17 (14)


18 (14)

> 20

25 (20)

Clinical work setting


59 (53)

Rehabilitation centre

52 (47)

Time spent on patient care

≤ 8 h per week

2 (2)

8–16 h per week

22 (18)

16–24 h per week

51 (41)

> 24 h per week

50 (40)

Number of patients

≤ 25 per week

45 (38)

26–50 per week

57 (48)

51–75 per week

14 (12)

> 75 per week

3 (2)

Duration of average consultation

≤ 15 min

19 (17)

16–30 min

84 (73)

31–45 min

12 (10)

Percentages are based on valid cases only.

Attitude and behaviour towards shared decision-making

Eighty-one percent of PRM physicians reported a high level of comfort with the SDM approach. This percentage was higher than the results for any of the other approaches to decision-making. Fifty percent of PRM physicians indicated that the SDM approach was their usual approach to decision-making. Only 3% of PRM physicians adopted a paternalistic approach, where no patient participation in decision-making takes place (Table II).

Table II. Physical and rehabilitation medicine physicians’ self-reported usual decision-making approach and level of comfort with decision-making approach (n = 126)

Decision-making model

Usual approach, n (%)

High comfort level, n (%)

Paternalistic approach

3 (3)

31 (25)

Some sharing

31 (27)

74 (60)

Shared approach

58 (50)

99 (81)

Informed approach

19 (16)

60 (48)


5 (4)

Percentages are based on valid cases only.

The majority of the respondents (60%) indicated that they initiate a discussion about the extent to which the patient wants to participate in the decision-making process with their patients on a regular basis. Only 28% indicated that their patients initiate a discussion about their desired degree of participation in the decision-making process on a regular basis. This indicates that, according to the PRM physicians, the initiative for SDM more often lies with the PRM physicians.

The majority (80%) of the respondents also stated that they inform their patients when more treatment options are available. In such cases, most PRM physicians (66%) recommended further treatment (data not presented).

PRM physicians’ perceptions of their patients’ desire to participate in treatment decision-making are moderately positive (Table III). More than half of the PRM physicians agreed that most patients with adequate knowledge of risks and benefits would want to participate in decision-making. Although 40% of PRM physicians felt that patients do not want to be an equal partner in decision-making, the results of this study indicate that, according to the PRM physicians, only a minority of their patients did not want a role in or responsibility for treatment decision-making.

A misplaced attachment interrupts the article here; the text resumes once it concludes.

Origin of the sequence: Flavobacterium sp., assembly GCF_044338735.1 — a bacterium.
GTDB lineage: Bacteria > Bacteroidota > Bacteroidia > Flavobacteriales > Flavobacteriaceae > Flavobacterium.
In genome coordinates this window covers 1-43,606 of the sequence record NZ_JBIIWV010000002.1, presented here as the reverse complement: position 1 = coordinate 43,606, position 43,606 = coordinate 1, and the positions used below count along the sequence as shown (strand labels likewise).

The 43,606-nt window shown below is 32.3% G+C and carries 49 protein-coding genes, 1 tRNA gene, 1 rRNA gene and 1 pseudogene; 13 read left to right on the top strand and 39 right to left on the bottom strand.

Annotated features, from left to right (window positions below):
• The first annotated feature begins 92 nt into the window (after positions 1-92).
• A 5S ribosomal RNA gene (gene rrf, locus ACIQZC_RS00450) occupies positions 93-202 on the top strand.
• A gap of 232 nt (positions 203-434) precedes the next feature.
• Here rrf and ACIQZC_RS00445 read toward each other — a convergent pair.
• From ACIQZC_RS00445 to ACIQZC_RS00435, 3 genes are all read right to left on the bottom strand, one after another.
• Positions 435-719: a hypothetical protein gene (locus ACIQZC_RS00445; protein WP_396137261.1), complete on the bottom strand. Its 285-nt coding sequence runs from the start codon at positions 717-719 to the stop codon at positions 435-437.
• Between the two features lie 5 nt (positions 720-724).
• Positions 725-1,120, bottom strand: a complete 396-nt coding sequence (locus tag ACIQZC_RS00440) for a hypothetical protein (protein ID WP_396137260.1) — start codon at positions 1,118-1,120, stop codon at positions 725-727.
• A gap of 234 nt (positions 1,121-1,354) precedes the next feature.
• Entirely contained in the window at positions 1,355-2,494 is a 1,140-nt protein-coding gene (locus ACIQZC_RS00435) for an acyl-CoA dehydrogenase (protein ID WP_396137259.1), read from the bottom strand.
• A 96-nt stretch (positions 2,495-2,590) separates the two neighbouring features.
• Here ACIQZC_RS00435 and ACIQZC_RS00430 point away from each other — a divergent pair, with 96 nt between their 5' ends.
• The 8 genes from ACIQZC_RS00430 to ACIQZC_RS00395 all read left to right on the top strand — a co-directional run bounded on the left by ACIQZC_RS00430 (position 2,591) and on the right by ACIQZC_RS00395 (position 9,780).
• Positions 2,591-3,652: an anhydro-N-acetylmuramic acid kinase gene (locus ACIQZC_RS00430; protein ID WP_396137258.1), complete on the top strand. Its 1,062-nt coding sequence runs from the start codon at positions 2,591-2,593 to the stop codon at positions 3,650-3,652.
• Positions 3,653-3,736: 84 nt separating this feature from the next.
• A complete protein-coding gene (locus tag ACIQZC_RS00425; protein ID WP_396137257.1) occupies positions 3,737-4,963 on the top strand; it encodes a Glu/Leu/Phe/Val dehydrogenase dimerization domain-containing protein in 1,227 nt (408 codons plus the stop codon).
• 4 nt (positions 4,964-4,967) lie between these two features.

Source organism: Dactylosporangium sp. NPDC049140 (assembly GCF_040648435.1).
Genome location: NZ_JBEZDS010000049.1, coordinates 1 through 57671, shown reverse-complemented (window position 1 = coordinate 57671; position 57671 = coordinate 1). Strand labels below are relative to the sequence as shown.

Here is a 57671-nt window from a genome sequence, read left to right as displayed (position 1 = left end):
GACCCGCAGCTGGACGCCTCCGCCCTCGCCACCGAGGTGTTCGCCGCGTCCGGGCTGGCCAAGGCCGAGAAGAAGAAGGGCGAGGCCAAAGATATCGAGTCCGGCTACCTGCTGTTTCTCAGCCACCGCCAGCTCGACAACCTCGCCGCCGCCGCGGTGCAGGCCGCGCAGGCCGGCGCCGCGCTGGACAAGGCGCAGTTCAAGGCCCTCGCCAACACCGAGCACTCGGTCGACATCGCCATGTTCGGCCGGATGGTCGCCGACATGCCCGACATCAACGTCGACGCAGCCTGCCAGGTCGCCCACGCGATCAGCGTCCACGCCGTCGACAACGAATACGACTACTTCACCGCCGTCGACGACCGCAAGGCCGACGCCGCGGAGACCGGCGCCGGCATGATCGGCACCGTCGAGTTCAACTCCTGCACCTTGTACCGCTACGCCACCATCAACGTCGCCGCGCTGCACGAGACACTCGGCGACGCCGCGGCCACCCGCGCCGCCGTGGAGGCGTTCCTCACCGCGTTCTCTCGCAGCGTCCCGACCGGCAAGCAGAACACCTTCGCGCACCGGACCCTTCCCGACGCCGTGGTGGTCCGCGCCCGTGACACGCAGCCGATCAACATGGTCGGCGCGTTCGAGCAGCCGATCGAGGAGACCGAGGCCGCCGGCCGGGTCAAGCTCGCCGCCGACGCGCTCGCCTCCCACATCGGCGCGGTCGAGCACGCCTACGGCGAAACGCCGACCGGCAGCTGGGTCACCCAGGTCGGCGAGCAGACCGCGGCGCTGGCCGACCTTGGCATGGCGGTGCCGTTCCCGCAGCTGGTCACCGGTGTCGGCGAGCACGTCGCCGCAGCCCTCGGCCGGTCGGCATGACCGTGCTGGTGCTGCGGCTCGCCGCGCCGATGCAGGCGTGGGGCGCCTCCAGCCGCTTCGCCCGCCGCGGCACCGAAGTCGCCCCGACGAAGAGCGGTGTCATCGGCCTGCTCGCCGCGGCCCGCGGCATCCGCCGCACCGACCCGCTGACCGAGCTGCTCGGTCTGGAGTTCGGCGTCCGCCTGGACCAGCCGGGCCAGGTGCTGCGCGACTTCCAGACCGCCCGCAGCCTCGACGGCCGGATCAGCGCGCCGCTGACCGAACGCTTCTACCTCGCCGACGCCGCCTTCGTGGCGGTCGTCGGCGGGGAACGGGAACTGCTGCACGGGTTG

Table III. Physical and rehabilitation medicine physicians’ perceptions of patient attitudes towards shared decision-making

Patient attitude towards shared decision-making


Disagree, n (%)

Agree, n (%)

Knowing risks and benefits, most patients want to decide how acceptable treatment is to them


17 (14)

65 (53)

Patients usually want to be an equal partner with physicians in making important treatment decisions


50 (40)

26 (21)

Majority of patients do not wish to be involved in decision-making about their treatment


79 (63)

11 (9)

Most patients prefer the doctor to take responsibility for their medical problems


26 (21)

23 (19)

Percentages based on valid cases only.

Approximately half of the PRM physicians who participated in the study used the free text fields to add one or more comments. Most comments indicated that there is no “usual” approach to decision-making, but that the approach to decision-making is dependent on the disease and the specific capabilities of the patient. Specifically, cognitively impaired patients, children and chronic pain patients with a behavioural component were thought to be limited in their ability to participate in decision-making. Additionally, the patient’s recovery phase and the type of decision that has to be made influence the approach to decision-making, according to the PRM physicians. Some PRM physicians also felt that despite their desire to involve a patient in decision-making, some patients do not want to be involved and instead ask their PRM physician, “What would you do?”

The 3 most frequently mentioned barriers to SDM were the patient receiving conflicting recommendations from different specialists, patients’ difficulty accepting disease and patients’ misconceptions about disease or treatment (Table IV). Of note, the majority of PRM physicians did not feel that their own knowledge of the process of SDM and decision-framing capacity were barriers to SDM. The time barrier, which is frequently mentioned in the literature, is experienced by approximately 40% of PRM physicians in our study sample.